North Koreans in South Korea and Beyond: Transnational Migration and Contested Nationhood
Keywords:residential mobility, internal migration, repeated migration, unobserved heterogeneity, life course, Switzerland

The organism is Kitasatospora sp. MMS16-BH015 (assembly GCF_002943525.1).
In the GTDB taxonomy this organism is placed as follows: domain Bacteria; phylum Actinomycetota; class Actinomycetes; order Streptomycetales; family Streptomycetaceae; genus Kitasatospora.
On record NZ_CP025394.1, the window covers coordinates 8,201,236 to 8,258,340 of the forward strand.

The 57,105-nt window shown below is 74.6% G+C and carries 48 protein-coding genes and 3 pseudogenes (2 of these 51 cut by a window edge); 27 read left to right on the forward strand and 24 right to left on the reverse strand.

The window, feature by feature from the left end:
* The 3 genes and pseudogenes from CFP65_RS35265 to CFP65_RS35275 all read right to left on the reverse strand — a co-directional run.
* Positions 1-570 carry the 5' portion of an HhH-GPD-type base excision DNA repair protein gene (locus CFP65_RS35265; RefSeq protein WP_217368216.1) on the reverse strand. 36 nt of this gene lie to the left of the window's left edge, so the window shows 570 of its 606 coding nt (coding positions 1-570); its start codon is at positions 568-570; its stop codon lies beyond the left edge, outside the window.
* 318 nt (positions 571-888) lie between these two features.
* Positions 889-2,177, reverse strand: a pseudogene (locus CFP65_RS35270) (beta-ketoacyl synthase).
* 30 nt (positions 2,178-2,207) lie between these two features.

This article examines the differentiated identities of North Koreans in South Korea and beyond in terms of transnational migration and contested nationhood. In the post-Cold War era, North Koreans in South Korea have been marginalised as a social minority, and comprise a subaltern group within South Korea, despite having South Korean citizenship. As a result, many North Korean refugees, including those who have already gained South Korean citizenship, have migrated to Western countries for a better life in terms of wealth and welfare. As active agents, they have pursued strategic lives in the host countries’ multicultural societies and Korean communities. Through complex transnational migration to South Korea and elsewhere, North Koreans have reformulated nationhood by contesting the idea of a “homogeneous nation” of Korea. This article focuses on how North Koreans have shaped their own Koreanness in the multicultural societies of the United States and the United Kingdom as well as in the hierarchical nationhood of South Korea. By doing so, it offers an alternative framework for looking at the multifarious identities of North Korean refugees globally.
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